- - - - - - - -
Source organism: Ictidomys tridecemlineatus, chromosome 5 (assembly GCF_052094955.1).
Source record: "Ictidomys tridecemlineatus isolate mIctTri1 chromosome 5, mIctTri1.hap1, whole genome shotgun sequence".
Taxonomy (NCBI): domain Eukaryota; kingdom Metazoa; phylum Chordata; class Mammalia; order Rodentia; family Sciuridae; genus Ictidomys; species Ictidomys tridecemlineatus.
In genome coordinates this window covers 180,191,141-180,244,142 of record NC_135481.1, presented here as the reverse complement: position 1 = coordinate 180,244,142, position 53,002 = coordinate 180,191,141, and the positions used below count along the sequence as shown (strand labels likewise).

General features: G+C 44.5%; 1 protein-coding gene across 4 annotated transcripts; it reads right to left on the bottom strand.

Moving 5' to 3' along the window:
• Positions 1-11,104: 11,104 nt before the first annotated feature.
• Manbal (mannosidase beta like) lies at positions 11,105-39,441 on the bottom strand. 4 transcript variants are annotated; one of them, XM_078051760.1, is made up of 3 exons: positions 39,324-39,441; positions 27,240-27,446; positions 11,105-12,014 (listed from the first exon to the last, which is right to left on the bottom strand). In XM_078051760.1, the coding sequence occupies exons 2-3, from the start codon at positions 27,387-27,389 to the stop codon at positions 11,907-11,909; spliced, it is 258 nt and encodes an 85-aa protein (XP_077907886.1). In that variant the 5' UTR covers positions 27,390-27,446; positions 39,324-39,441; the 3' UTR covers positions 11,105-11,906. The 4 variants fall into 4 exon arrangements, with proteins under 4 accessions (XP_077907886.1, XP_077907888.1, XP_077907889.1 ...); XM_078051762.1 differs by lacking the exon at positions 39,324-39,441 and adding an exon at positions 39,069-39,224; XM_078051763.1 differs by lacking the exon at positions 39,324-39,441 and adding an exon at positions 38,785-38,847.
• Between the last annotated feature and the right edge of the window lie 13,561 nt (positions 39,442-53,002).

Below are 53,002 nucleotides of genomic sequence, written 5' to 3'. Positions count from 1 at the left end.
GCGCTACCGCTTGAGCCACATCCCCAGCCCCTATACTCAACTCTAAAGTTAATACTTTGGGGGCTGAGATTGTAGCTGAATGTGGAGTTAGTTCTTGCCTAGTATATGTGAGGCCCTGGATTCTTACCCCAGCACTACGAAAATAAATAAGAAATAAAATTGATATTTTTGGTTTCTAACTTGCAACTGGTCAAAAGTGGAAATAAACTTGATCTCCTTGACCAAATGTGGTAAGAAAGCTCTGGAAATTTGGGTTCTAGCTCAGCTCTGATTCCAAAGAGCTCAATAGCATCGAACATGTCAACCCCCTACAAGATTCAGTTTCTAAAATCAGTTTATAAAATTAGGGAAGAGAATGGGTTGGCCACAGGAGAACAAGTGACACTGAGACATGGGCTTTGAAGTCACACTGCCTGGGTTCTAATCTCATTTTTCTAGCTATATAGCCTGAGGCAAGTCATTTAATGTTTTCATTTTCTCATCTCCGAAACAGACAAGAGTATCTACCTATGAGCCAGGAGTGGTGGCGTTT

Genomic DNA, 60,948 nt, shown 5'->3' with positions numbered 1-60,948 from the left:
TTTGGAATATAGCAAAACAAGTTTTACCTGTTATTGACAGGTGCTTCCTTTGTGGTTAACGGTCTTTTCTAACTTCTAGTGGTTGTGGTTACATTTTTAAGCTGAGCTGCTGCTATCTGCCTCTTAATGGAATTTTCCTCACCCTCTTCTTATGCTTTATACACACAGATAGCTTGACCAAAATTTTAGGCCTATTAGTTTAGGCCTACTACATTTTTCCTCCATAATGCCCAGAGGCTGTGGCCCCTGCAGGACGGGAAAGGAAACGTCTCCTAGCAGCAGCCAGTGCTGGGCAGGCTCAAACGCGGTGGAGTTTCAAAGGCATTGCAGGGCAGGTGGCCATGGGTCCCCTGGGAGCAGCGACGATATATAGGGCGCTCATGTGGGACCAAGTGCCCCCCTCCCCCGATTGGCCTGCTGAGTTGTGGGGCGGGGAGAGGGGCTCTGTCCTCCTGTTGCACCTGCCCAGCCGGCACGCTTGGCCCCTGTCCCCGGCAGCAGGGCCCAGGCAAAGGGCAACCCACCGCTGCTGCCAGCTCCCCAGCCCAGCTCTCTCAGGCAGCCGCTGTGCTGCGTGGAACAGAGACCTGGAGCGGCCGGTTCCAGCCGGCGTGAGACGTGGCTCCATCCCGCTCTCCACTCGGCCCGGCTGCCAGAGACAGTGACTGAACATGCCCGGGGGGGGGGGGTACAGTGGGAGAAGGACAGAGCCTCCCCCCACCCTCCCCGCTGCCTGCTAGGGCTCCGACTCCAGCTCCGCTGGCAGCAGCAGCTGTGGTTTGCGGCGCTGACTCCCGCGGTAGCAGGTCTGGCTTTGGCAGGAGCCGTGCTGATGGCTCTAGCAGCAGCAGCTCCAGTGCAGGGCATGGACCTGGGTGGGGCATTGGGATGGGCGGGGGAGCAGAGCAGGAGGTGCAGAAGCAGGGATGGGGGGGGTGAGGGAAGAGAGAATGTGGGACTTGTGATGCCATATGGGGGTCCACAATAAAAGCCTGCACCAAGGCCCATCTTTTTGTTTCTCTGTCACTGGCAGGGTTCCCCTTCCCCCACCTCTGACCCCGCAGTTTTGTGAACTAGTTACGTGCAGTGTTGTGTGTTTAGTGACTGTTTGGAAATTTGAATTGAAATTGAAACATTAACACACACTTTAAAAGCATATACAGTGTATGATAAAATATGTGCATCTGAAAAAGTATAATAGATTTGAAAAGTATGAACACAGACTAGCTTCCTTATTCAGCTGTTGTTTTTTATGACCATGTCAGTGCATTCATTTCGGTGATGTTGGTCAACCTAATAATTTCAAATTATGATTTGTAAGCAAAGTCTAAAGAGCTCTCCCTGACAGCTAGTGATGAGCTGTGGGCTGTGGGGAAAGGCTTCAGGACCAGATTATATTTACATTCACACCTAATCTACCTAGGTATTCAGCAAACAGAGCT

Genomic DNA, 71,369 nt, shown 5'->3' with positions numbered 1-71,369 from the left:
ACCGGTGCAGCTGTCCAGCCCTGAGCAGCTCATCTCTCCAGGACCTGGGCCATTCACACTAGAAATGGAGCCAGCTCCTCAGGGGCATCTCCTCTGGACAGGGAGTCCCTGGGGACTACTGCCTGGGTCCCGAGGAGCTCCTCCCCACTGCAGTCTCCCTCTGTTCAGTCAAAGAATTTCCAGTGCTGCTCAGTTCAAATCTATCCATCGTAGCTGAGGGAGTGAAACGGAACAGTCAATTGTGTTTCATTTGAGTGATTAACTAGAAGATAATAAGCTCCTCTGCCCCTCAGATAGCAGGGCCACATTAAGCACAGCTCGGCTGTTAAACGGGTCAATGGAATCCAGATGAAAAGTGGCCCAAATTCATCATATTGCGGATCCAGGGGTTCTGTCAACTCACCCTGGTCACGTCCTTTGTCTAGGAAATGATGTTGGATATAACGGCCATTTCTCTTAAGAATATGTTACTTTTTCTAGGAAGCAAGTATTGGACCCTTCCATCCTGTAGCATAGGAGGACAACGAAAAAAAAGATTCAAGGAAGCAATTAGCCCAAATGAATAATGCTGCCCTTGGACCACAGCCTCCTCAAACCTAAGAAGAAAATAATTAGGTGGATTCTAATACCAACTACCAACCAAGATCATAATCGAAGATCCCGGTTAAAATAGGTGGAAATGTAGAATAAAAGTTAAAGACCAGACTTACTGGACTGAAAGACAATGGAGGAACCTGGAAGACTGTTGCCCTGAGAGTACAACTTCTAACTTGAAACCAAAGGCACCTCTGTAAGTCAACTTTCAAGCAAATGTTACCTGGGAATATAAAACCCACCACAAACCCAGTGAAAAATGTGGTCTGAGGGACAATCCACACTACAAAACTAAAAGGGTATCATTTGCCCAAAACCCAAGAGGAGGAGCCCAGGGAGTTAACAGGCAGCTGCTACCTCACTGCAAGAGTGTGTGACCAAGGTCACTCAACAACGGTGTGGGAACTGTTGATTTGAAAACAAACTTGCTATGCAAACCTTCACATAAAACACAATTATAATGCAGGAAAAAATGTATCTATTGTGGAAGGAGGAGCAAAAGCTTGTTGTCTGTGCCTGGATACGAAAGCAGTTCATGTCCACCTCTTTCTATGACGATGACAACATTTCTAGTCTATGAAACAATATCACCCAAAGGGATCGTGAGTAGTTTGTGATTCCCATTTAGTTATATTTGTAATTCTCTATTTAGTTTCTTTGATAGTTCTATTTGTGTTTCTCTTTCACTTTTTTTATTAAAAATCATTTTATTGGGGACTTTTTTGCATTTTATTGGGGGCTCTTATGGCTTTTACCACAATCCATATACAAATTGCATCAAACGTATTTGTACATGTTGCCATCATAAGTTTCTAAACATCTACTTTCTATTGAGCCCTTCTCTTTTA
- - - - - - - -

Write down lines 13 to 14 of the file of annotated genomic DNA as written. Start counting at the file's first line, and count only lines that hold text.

TTTGGAATATAGCAAAACAAGTTTTACCTGTTATTGACAGGTGCTTCCTTTGTGGTTAACGGTCTTTTCTAACTTCTAGTGGTTGTGGTTACATTTTTAAGCTGAGCTGCTGCTATCTGCCTCTTAATGGAATTTTCCTCACCCTCTTCTTATGCTTTATACACACAGATAGCTTGACCAAAATTTTAGGCCTATTAGTTTAGGCCTACTACATTTTTCCTCCATAATGCCCAGAGGCTGTGGCCCCTGCAGGACGGGAAAGGAAACGTCTCCTAGCAGCAGCCAGTGCTGGGCAGGCTCAAACGCGGTGGAGTTTCAAAGGCATTGCAGGGCAGGTGGCCATGGGTCCCCTGGGAGCAGCGACGATATATAGGGCGCTCATGTGGGACCAAGTGCCCCCCTCCCCCGATTGGCCTGCTGAGTTGTGGGGCGGGGAGAGGGGCTCTGTCCTCCTGTTGCACCTGCCCAGCCGGCACGCTTGGCCCCTGTCCCCGGCAGCAGGGCCCAGGCAAAGGGCAACCCACCGCTGCTGCCAGCTCCCCAGCCCAGCTCTCTCAGGCAGCCGCTGTGCTGCGTGGAACAGAGACCTGGAGCGGCCGGTTCCAGCCGGCGTGAGACGTGGCTCCATCCCGCTCTCCACTCGGCCCGGCTGCCAGAGACAGTGACTGAACATGCCCGGGGGGGGGGGGTACAGTGGGAGAAGGACAGAGCCTCCCCCCACCCTCCCCGCTGCCTGCTAGGGCTCCGACTCCAGCTCCGCTGGCAGCAGCAGCTGTGGTTTGCGGCGCTGACTCCCGCGGTAGCAGGTCTGGCTTTGGCAGGAGCCGTGCTGATGGCTCTAGCAGCAGCAGCTCCAGTGCAGGGCATGGACCTGGGTGGGGCATTGGGATGGGCGGGGGAGCAGAGCAGGAGGTGCAGAAGCAGGGATGGGGGGGGTGAGGGAAGAGAGAATGTGGGACTTGTGATGCCATATGGGGGTCCACAATAAAAGCCTGCACCAAGGCCCATCTTTTTGTTTCTCTGTCACTGGCAGGGTTCCCCTTCCCCCACCTCTGACCCCGCAGTTTTGTGAACTAGTTACGTGCAGTGTTGTGTGTTTAGTGACTGTTTGGAAATTTGAATTGAAATTGAAACATTAACACACACTTTAAAAGCATATACAGTGTATGATAAAATATGTGCATCTGAAAAAGTATAATAGATTTGAAAAGTATGAACACAGACTAGCTTCCTTATTCAGCTGTTGTTTTTTATGACCATGTCAGTGCATTCATTTCGGTGATGTTGGTCAACCTAATAATTTCAAATTATGATTTGTAAGCAAAGTCTAAAGAGCTCTCCCTGACAGCTAGTGATGAGCTGTGGGCTGTGGGGAAAGGCTTCAGGACCAGATTATATTTACATTCACACCTAATCTACCTAGGTATTCAGCAAACAGAGCT

Genomic DNA, 71,369 nt, shown 5'->3' with positions numbered 1-71,369 from the left: